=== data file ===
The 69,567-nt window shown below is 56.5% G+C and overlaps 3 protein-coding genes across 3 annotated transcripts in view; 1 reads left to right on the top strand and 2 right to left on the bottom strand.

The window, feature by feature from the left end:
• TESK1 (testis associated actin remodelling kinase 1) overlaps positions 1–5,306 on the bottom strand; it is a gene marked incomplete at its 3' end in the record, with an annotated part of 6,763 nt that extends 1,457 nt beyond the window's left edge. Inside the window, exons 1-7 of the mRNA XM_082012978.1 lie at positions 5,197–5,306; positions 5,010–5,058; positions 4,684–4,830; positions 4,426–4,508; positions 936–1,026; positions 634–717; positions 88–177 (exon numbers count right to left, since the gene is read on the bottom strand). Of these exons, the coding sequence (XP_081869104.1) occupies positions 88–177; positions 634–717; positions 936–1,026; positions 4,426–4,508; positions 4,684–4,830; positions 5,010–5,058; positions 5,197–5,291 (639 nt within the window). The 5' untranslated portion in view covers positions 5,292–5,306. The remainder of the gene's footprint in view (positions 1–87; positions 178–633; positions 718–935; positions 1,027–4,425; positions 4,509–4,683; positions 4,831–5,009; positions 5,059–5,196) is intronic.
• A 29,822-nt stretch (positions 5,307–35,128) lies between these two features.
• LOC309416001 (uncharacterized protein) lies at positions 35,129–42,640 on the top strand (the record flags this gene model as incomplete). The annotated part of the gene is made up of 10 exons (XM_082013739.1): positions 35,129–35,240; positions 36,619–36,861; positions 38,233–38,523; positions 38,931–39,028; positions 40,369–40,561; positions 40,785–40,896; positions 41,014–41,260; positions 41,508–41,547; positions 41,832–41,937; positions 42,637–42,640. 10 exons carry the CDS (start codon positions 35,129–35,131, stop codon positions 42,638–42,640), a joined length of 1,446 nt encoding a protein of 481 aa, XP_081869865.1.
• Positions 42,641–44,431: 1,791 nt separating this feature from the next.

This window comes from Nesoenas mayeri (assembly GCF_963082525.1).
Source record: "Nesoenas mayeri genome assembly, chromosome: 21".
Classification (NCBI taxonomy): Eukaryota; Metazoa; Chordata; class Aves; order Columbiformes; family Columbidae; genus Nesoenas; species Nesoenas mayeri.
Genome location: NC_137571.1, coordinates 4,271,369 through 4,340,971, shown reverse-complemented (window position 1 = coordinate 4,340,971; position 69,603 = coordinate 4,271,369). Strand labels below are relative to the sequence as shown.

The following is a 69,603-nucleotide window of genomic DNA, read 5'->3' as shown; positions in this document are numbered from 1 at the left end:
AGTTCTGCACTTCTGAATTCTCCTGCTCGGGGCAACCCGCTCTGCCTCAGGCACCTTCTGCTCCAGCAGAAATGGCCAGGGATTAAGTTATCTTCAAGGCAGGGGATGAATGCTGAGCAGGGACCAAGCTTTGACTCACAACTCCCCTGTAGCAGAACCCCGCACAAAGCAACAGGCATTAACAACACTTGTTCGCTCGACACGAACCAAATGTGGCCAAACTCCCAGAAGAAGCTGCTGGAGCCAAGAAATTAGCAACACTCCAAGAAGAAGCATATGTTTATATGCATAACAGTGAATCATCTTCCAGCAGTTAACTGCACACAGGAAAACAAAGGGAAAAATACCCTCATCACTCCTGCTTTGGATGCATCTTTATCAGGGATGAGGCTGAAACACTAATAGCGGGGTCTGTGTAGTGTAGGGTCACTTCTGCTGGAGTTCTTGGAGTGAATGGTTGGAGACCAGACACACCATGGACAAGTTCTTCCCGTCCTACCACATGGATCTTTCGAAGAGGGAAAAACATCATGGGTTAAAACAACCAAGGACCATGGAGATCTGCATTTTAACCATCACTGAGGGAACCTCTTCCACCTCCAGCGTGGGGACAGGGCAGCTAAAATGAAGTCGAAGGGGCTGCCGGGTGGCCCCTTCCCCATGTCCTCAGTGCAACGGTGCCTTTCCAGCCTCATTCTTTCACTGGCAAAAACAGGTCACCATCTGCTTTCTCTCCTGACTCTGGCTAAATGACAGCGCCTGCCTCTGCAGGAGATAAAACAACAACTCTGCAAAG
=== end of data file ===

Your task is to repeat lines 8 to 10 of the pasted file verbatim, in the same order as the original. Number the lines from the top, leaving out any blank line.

Source record: "Nesoenas mayeri genome assembly, chromosome: 21".
Classification (NCBI taxonomy): Eukaryota; Metazoa; Chordata; class Aves; order Columbiformes; family Columbidae; genus Nesoenas; species Nesoenas mayeri.
Genome location: NC_137571.1, coordinates 4,271,369 through 4,340,971, shown reverse-complemented (window position 1 = coordinate 4,340,971; position 69,603 = coordinate 4,271,369). Strand labels below are relative to the sequence as shown.